With a focus on oil, Devon Energy (NYSE: DVN ) is laying the groundwork for high returns. In Devon Energy's latest quarterly report, its oil production in the United States grew by 56% year over year. As its oil production soared upwards, so did its EPS, which grew by 103% versus the same quarter of last year. Devon Energy's update was strong enough to catch the attention of several analysts, with the likes of RBC Capital and Morgan Stanley raising their price targets to $81 and $88 respectively.
Texas or bust
Texas has been very kind to numerous oil and gas producers, including Devon Energy. Year over year, the company boosted its production from the Permian Basin by 36% to 91,000 boe/d, 60% of which was light oil.
According to management, "The most significant contributor to the company's Permian oil growth was once again the Bone Spring oil play in the Delaware Basin. Devon added 35 new Bone Spring wells to production in the first quarter, with initial 30-day rates averaging nearly 700 Boe per day, of which 80 percent was light oil."
With 12 rigs up and running in the Delaware Basin, Devon Energy will be able to capitalize on its 25 years of drilling inventory in the area. The company has more than 5,000 potential drilling locations in the Delaware Basin, with 3,500 of those locations in the very oily Bone Springs play. To continue its focus on oil, Devon Energy plans on ramping up drilling activity in the Permian next year to churn out even more crude.
The Permian Basin offers Devon Energy a long runway of oil production growth, but that isn't the only play it's banking on for oil production growth. Recently, the company completed it purchase of 82,000 net acres in the DeWitt and Lavaca counties, which house part of the Eagle Ford shale.
A new, oil rich play for Devon
In March (its first full month of ownership), Devon Energy averaged 49,000 boe/d from its liquids-rich Eagle Ford assets; this was depressed due to issues with gathering systems being down and the timing of well tie-ins. Now that those issues have been resolved, the company is currently averaging 64,000 boe/d from the Eagle Ford. This is just the beginning, as Devon Energy sees its Eagle Ford operations averaging 100,000 boe/d next year. To get there, it is going to utilize its 1,200 drilling locations and 400 million BOE of potential reserves in the area.
Part of Devon Energy's ambitions lay in its 32,000 net acre position in the Lavaca county, which will see its first well come online this quarter. If its Lavaca county acreage can yield similar results as seen in its DeWitt operations, then the company would be able to revise its potential drilling locations and reserve estimates much higher.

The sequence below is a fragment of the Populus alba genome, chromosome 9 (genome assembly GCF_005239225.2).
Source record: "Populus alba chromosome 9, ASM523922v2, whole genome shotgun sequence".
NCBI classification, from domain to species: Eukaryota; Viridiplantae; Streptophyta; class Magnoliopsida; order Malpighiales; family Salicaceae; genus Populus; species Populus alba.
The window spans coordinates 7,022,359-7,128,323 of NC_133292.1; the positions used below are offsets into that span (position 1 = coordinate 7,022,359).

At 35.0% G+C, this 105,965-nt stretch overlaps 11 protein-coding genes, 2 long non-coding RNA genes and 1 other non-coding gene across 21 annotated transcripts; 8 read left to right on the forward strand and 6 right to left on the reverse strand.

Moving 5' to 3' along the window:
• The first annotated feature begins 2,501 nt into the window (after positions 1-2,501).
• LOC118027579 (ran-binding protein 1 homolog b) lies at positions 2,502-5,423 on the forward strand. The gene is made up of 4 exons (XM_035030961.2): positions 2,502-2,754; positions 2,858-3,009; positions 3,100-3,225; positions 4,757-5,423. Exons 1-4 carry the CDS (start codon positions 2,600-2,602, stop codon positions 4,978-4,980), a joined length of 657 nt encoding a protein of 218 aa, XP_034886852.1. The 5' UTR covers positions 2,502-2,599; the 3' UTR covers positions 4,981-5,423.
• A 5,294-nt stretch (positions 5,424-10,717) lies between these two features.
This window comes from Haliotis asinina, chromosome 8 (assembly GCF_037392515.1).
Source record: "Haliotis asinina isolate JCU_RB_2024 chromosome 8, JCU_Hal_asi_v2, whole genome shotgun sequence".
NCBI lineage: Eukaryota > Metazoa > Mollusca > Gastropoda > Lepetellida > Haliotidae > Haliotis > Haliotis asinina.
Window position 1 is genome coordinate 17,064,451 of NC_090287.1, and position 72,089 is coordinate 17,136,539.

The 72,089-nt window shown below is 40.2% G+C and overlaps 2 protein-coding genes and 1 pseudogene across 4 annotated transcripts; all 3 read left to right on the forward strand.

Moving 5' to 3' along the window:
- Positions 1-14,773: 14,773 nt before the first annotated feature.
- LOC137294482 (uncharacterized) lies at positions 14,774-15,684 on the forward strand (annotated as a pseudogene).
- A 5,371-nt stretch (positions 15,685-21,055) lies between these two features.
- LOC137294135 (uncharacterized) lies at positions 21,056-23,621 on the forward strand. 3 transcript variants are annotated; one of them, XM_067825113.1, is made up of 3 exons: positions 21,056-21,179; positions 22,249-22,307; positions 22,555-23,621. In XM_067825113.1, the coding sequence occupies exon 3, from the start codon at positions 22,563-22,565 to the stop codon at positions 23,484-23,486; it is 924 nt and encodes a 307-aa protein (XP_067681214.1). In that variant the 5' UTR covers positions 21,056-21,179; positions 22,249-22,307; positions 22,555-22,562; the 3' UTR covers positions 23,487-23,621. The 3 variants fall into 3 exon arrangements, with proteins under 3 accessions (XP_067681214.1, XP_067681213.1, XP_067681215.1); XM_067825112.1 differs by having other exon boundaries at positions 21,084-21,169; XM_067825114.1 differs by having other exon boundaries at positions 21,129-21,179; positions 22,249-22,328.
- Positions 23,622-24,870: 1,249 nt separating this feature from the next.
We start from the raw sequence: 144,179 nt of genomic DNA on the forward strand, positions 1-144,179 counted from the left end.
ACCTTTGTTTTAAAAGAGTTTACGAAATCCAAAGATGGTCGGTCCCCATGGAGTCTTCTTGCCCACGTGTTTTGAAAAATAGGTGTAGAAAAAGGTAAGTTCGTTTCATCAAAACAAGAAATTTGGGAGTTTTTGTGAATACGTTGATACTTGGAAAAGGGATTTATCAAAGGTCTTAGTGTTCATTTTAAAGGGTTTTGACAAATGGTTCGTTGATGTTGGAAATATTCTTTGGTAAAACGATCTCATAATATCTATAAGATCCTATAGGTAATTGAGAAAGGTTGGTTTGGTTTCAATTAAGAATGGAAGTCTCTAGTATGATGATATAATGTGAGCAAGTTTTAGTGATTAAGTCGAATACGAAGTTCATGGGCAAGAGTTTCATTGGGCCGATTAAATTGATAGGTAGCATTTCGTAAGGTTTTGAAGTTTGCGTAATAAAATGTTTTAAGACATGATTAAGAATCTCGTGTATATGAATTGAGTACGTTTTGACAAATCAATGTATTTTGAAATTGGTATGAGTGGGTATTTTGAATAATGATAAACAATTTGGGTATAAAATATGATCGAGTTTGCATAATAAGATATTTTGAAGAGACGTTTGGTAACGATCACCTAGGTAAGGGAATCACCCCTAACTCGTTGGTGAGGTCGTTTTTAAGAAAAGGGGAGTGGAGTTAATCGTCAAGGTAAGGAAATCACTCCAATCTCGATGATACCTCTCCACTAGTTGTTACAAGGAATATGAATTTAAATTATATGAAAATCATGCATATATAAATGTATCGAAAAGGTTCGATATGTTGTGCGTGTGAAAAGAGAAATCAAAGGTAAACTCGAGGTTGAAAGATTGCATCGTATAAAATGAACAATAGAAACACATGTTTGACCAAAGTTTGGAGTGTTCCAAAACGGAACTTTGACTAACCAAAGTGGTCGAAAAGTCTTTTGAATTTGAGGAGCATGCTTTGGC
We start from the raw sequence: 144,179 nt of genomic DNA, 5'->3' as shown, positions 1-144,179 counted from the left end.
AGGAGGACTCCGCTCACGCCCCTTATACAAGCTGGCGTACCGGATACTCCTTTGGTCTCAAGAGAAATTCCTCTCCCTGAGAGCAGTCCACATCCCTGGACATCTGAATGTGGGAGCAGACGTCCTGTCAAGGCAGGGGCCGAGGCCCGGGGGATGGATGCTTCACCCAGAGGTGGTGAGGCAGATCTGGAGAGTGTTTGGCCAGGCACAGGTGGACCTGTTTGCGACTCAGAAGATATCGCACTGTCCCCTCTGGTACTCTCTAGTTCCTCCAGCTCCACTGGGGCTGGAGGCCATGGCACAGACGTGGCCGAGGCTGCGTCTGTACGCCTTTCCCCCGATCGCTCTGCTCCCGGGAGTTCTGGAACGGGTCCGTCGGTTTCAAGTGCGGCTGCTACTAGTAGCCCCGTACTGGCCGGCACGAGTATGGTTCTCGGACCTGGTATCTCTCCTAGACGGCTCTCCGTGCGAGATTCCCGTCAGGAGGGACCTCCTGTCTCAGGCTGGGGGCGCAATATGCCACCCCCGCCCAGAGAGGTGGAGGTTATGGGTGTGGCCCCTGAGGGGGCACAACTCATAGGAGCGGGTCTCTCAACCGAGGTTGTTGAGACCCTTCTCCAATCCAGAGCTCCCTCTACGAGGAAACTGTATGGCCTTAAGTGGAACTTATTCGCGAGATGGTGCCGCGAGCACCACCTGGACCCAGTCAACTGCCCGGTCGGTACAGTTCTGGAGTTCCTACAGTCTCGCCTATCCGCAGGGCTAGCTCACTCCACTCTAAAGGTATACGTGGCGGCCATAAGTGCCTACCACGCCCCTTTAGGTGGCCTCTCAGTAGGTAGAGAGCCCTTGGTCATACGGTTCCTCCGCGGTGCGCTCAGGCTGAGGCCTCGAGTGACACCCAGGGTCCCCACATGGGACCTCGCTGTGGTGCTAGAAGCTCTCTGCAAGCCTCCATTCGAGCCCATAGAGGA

Proof as to why that could quite possibly happen can be found in Penn Virginia's (NYSE: PVA ) results from its Lavaca and Gonzales operations. Penn Virginia owns 80,000 net acres in those two countries (as of February 2014), with its 75.6 million BOE of proven reserves being 89% liquids (oil and natural gas liquids.)
Penn Virginia's management sees 190 million BOE in potential reserves within its acreage in the Eagle Ford. To grow oil output while trying to turn the additional 114.4 million BOE of potential reserves into proven reserves, the company is going to operate six rigs in the Eagle Ford this year.
Oil plays offer very high rates of return, which is why Devon Energy spent a whooping $6 billion to get a foothold in the Eagle Ford. While some criticized the company for such a large purchase, management's guidance can put those worries to rest. According to Devon Energy, by 2015 its Eagle Ford assets will be churning out $1 billion in free cash flow; this is very impressive and would allow the company to easily manage its debt load.
Investors should not only pay attention to Devon Energy's results down in Texas, but also to the results of companies like Penn Virginia that operate right next to Devon. This way investors can get the big picture, and see what their investments might turn up based on the results of previous E&P efforts.
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